I'm trying to learn about Lagrangian relaxation from Korte and Vygen (2018) and found a case where I don't know how to proceed. When optimizing $\max \{c^\top x : A'x \le b', x \in Q\}$ the book defines $LR(\lambda) := \max \{c^\top x + \lambda^\top (b' - A'x) : x \in Q\}$ and uses subgradient optimization to minimize $LR(\lambda)$.

The first step of subgradient optimization is to find an optimal solution for $LR(\lambda^{(0)})$ for any initial multiplier $\lambda^{(0)} \ge 0$. I don't know how to proceed if $LR(\lambda^{(0)})$ is unbounded. The same situation can occur later on after the multipliers are updated. Is there any general method of how to deal with this? Or is the algorithm just incomplete in these cases?

Example: Consider the problem $\max\{-x_1 : 1 \le x_2, x_1 \ge x_2\}$ where we relax $x_1 \ge x_2$. Then $LR(\lambda) := \max \{-x_1 + \lambda (x_1 - x_2) : 1 \le x_2\}$. Staring with $\lambda^{(0)} := 3$ gives us $LR(3) = \max \{2x_1 - 3x_2 : 1 \le x_2\}$ which is unbounded. Likewise, if we start with $\lambda^{(0)} := 0.5$, we get an optimal solution of $(0, 1)$, a subgradient of $g=-1$, and with a step size of $t:=2.5$ the next multiplier would be $\lambda^{(1)} = \lambda^{(0)} - tg = 3$ with the same problem.


This is quite common in Lagrangian duality. When the subproblem can be unbounded, it means that there are implicit restrictions on the dual variables. In practice, we usually work to make these dual constraints explicit and then solve the dual problem with the explicit constraints.

In your simple example, the $LR(\lambda)$ subproblem will be unbounded whenever $\lambda > 1$. Thus you need to include the implied constraint $\lambda \leq 1$ in your dual problem and only consider Lagrange multipliers $\lambda$ that are less than or equal to 1.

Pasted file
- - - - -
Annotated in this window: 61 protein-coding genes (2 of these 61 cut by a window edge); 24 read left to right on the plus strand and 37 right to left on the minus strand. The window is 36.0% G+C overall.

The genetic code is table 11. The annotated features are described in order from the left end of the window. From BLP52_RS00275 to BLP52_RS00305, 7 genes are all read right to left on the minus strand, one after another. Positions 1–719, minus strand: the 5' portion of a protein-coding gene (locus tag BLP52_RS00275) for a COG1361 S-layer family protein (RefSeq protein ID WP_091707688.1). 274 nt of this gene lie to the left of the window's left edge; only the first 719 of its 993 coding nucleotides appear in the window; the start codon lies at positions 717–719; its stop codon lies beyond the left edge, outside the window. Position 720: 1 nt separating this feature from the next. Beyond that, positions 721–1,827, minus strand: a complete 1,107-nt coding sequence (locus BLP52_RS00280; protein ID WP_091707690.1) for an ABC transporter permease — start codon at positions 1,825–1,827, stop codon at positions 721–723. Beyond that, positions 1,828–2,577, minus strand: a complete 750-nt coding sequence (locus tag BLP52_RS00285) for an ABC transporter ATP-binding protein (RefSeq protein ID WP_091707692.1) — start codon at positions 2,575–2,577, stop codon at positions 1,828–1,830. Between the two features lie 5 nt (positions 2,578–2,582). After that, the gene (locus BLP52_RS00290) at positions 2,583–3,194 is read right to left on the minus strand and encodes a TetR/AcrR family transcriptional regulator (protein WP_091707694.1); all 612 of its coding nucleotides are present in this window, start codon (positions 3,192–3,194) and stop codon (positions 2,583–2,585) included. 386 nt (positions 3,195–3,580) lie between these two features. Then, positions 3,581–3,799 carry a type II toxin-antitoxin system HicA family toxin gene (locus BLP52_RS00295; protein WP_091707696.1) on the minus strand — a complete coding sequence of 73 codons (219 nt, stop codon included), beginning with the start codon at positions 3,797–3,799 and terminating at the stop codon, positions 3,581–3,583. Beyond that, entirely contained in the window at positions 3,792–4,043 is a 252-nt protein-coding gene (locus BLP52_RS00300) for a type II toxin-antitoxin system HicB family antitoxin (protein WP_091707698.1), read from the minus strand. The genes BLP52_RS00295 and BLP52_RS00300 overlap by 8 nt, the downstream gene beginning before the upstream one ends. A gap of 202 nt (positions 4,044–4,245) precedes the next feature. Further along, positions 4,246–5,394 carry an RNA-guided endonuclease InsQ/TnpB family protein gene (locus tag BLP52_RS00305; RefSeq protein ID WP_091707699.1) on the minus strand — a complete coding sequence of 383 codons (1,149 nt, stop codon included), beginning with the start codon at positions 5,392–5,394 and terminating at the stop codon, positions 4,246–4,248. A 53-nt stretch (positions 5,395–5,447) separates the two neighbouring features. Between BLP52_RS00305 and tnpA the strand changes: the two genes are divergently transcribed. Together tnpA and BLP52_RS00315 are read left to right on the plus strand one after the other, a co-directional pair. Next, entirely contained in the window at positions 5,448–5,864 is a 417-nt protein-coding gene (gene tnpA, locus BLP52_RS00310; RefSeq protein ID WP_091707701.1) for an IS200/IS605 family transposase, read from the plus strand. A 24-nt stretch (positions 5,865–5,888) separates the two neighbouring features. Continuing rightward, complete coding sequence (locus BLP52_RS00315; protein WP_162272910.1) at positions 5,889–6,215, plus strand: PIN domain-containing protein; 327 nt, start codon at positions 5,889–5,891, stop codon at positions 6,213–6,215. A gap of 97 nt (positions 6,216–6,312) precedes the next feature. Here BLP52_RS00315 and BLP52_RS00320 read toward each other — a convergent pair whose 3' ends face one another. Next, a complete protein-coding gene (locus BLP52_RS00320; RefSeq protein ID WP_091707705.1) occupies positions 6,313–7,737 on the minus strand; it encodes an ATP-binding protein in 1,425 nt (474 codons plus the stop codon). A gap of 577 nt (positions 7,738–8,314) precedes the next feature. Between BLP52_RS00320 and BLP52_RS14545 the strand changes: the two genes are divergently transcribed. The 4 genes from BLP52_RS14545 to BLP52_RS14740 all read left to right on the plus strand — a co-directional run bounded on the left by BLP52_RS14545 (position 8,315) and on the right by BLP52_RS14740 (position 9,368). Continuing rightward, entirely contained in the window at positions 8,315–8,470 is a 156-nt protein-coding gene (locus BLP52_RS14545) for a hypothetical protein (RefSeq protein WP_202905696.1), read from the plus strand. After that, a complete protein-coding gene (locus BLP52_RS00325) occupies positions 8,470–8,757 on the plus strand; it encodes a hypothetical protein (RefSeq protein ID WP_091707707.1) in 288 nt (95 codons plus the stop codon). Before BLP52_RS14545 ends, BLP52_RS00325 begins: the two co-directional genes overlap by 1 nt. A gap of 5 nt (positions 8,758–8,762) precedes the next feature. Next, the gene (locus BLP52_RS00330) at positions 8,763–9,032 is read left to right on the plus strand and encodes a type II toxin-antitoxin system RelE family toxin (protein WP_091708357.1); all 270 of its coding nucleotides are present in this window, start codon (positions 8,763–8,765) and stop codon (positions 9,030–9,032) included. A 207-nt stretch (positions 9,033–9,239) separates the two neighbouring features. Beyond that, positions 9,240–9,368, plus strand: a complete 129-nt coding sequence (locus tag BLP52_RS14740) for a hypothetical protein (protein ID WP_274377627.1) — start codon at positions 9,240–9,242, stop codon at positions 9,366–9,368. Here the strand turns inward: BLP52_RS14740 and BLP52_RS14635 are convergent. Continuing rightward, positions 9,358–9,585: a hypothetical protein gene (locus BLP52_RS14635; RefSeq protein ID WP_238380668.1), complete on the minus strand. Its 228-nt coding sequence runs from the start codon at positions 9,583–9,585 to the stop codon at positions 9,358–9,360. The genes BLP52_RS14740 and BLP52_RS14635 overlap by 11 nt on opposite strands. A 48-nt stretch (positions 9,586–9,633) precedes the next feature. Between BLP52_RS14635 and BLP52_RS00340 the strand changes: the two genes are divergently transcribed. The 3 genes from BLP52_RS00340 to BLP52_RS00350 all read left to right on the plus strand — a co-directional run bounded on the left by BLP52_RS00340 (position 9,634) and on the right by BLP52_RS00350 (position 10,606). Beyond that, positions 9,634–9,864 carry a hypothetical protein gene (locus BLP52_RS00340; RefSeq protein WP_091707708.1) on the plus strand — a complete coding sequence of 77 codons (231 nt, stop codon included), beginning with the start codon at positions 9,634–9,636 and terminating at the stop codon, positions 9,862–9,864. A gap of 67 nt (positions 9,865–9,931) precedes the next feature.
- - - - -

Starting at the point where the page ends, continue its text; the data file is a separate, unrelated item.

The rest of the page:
In the more general problem considered in your textbook, $LR(\lambda)$ will be unbounded unless $A^{T}\lambda=c$. Thus the dual problem will include the linear equality constraints $A^{T}\lambda=c$.

There is a good discussion of this issue (with somewhat different notation and min/max reversed) in the (freely available pdf) textbook

Stephen Boyd and Lieven Vandenberghe, Convex Optimization, Cambridge University Press, 2005.

  • $\begingroup$ Thanks for the reference, it helped to clear things up a little. I'm still not sure how to handle this case in the subgradient descent algorithm. With the additional constraints $LR(3)$ is infeasible instead of unbounded and there is still no way to get a subgradient from it. I can ask this as a separate question, though. $\endgroup$ – Flogo Aug 10 '18 at 9:35
  • $\begingroup$ I posted my follow-up question here: math.stackexchange.com/questions/2878195/… If you have another pointer for that it would be greatly appreciated. $\endgroup$ – Flogo Aug 10 '18 at 10:02
  • $\begingroup$ Some notes on Lagrangian duality in integer programming that you might find helpful at people.brunel.ac.uk/~mastjjb/jeb/natcor_ip_rest.pdf $\endgroup$ – Brian Borchers Aug 10 '18 at 14:40
  • $\begingroup$ Projected (sub) gradient (descent or ascent) methods can be used to solve the Lagrangian dual if you can reasonably compute a projection onto the convex feasible set. $\endgroup$ – Brian Borchers Aug 10 '18 at 14:59

Your Answer

By clicking “Post Your Answer”, you agree to our terms of service, privacy policy and cookie policy

Not the answer you're looking for? Browse other questions tagged or ask your own question.